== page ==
I work at a creative school filled with whimsical and imaginative people who make art, support each other, and like to dress up. Every October this means that we have an opportunity to unleash that creativity. At ACMA Halloween is a national holiday, and this year, separated by the pandemic, Halloween had to look different.
We decided on a pumpkin carving contest online, cobbling together a video of dancing students (filmed individually and spliced together by our intrepid film students), and… and we knew we wanted something else. We wanted to see if there was a way to be more together. The experience we needed, needed after weeks connecting only through computer screens, was to be on campus together. So…
We planned a Fall Fest, our usual name for ACMA’s October party, as a “walk through” event. Students would get dropped off on one end of campus, stroll along the wide sidewalk past parked staff cars, their trunks open and filled with candy, and circle around outside the building to dance, play, and laugh through their masks, and then exit out the other end of campus.
Walking along the sidewalk, at a safe social distance of course, I spotted a steampunk librarian, the Incredible Hulk, a couple of hobbits, and the inflatable robot from Big Hero 6 …and that was just the teachers. One dance instructor in a long blonde wig, a black cape and plastic teeth came up to me and asked: “Do you think the kids will recognize the vampire Lestat?” “No,” I answered. His costume was great, but did kids still read Anne Rice or watch horror movies from the 1990s? “How about if I say Tom Cruise?” “No.”
But maybe I was wrong, because ACMA students often surprise us. They surprise us with their wit, their perspective, and their creativity. On Halloween that creativity shines.
So we saw pirates, plague doctors, and a menagerie of animals. An impressive knight and his lady strolled through, making ACMA feel like Camelot. A flapper danced in, and when I asked her if she was reading Gatsby in English she answered: “I did last year and I’m bringing it back!” Some costumes were fantastical, like the astounding Queen of Hearts, and others subtle, like the student in a t-shrit that said “feminist” and a pair of glasses that made me ask: “Gloria Steinem?” The student smiled. “Yes.” Her costume was, as they say, so very ACMA. It was awesome.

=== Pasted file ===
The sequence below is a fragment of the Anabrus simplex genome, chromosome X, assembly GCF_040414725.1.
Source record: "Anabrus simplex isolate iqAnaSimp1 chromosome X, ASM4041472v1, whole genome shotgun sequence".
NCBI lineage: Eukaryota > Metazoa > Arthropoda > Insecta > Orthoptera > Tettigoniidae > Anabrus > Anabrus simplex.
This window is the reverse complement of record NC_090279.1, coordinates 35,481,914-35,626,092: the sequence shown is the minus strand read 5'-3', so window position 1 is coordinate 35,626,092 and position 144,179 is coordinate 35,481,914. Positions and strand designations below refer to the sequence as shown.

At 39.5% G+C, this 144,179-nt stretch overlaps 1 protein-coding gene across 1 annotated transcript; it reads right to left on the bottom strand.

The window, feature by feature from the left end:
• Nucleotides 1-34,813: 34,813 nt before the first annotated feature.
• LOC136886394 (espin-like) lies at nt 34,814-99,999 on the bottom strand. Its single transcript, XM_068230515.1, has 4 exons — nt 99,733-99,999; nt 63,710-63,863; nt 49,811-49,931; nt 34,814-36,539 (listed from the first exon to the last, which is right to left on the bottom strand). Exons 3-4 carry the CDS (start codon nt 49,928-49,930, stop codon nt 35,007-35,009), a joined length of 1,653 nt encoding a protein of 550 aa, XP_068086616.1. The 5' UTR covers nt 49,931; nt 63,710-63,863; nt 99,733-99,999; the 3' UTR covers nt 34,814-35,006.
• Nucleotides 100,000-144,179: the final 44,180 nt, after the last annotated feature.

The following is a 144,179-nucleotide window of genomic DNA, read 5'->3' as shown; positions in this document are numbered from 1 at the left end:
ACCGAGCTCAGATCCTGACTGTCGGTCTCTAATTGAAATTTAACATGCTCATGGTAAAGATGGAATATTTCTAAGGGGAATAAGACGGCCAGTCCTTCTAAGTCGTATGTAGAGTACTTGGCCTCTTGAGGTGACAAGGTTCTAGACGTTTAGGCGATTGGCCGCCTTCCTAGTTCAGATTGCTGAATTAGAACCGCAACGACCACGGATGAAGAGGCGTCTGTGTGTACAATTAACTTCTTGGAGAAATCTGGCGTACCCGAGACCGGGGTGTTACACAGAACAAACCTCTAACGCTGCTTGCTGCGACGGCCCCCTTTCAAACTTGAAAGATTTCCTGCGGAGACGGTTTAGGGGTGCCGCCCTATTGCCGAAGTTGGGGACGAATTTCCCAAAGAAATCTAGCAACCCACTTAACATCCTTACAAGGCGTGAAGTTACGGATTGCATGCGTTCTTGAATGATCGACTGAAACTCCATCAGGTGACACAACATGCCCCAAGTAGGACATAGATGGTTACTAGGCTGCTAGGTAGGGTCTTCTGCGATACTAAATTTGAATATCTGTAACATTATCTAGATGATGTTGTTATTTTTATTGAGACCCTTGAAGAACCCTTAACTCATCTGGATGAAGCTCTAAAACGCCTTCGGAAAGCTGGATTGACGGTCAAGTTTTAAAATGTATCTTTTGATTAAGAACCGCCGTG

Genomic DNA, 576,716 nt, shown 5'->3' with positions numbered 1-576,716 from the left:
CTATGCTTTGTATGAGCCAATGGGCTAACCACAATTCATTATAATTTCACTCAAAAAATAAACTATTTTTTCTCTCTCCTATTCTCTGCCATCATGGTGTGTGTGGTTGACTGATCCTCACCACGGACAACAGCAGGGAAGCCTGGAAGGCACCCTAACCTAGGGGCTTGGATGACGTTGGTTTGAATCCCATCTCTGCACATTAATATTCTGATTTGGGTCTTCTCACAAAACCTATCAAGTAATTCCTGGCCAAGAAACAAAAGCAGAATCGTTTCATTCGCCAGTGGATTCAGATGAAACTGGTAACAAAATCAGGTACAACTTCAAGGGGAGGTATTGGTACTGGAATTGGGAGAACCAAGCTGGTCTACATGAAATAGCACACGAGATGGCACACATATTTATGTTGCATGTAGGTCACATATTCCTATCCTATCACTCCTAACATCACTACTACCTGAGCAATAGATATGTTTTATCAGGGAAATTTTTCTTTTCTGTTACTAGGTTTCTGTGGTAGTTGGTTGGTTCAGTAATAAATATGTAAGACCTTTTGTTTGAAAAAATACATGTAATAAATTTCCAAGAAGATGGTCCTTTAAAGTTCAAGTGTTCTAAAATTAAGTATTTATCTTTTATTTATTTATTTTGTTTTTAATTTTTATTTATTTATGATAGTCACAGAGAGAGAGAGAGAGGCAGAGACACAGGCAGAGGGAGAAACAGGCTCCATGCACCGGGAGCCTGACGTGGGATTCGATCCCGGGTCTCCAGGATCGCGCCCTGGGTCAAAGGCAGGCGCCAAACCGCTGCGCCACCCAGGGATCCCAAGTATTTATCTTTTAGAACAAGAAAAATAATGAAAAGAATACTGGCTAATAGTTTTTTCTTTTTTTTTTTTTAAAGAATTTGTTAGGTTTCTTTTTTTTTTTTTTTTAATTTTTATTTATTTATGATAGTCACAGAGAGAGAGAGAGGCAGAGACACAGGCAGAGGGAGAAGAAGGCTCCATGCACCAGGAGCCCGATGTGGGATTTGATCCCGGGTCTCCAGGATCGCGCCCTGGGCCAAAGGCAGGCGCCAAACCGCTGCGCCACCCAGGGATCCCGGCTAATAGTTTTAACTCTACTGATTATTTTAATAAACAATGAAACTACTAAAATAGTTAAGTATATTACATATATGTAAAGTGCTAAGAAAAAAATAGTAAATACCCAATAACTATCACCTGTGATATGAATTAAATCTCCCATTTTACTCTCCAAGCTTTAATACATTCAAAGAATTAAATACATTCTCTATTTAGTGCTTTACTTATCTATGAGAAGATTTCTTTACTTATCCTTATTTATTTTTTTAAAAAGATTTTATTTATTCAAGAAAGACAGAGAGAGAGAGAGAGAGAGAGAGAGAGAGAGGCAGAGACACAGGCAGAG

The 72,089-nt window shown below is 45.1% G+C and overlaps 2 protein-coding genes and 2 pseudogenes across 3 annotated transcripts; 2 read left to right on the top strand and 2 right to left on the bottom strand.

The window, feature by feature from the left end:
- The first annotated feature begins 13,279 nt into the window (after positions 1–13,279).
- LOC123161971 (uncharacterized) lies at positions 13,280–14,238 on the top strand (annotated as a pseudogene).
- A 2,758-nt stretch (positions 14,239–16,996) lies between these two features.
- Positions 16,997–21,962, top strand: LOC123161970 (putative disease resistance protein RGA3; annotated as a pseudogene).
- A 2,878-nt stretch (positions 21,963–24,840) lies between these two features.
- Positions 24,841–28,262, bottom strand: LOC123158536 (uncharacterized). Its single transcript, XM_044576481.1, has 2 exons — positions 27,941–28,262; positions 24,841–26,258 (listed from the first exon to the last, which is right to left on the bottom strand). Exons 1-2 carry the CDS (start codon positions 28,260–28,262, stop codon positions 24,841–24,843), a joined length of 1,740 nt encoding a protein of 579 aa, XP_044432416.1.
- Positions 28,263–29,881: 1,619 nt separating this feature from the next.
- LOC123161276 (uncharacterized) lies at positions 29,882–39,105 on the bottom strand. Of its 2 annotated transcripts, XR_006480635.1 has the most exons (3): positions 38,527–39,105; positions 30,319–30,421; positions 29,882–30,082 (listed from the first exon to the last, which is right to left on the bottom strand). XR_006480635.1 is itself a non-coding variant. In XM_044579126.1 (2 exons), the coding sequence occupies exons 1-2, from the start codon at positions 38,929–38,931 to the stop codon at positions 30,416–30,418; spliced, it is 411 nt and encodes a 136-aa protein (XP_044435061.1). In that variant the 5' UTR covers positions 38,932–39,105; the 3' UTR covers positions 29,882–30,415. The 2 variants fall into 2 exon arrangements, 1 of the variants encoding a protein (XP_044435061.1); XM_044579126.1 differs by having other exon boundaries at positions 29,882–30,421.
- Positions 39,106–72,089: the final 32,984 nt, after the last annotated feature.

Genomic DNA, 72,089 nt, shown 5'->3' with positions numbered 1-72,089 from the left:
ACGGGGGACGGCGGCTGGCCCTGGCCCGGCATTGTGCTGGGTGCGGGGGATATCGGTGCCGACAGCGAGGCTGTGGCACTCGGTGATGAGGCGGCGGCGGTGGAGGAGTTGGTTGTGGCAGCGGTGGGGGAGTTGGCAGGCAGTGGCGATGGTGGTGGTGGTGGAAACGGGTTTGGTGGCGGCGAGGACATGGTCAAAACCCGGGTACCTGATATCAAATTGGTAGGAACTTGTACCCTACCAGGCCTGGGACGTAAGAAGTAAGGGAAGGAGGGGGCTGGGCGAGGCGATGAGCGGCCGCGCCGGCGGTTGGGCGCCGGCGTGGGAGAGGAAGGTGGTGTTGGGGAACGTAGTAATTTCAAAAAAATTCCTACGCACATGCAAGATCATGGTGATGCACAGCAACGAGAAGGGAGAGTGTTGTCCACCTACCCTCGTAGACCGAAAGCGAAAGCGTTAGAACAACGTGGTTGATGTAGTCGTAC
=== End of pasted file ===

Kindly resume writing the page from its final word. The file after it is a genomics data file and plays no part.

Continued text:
Flights of Anime characters walked through campus, and I was happy to have recognized Totoro. Skeletons, cowpokes, and Wednesday from the Addams family filled ACMA with energy and from the werewolf who greeted students at the front gate to the ghostbuster near the exit, the positivity that everyone brought to the day was amazing.
The students were great, walking through the candy corridor, taking photos, dancing (with direction from a couple of our amazing ACMA dancers), and playing some outdoor games that allowed everyone to stay more than six feet apart. I couldn’t see the smiles behind the sensible facemasks, but I could tell they were there, and (true to ACMA form) just about every student said “Thank you” as they left the Fall Fest to get picked up on the other end of campus.
After more than a few days of stress, problems to be solved, challenges that tested our collective resolve, to see moments of joy was a rare and wonderful experience.
Then, as I spotted our bewigged Lestat laughing and chatting with the teacher who was dressed as a farmer and another whose striped red and white shirt and red beanie told me we’d found Waldo, I knew that today’s Fall Fest was as good for the adults at my school as as it was for the students. In this world of Zoom and email, separated from physical proximity and lonely for the best part of education, connecting, today was magical.
After the day was over a teacher who had been taking photos for the yearbook came up to me and told me that she heard a student tell a friend: “This is not the experience I thought I’d have, but it’s the experience I realize I needed.”
These days that statement is just about the highest praise we can aspire to. Because we need each other. We need to laugh, look into each other’s eyes, hear human voices without the help of a computer, dress up, have fun, and know that we are not alone. Today’s Fall Fest did that for many of us, students and staff alike.
It was the experience we needed, all of us.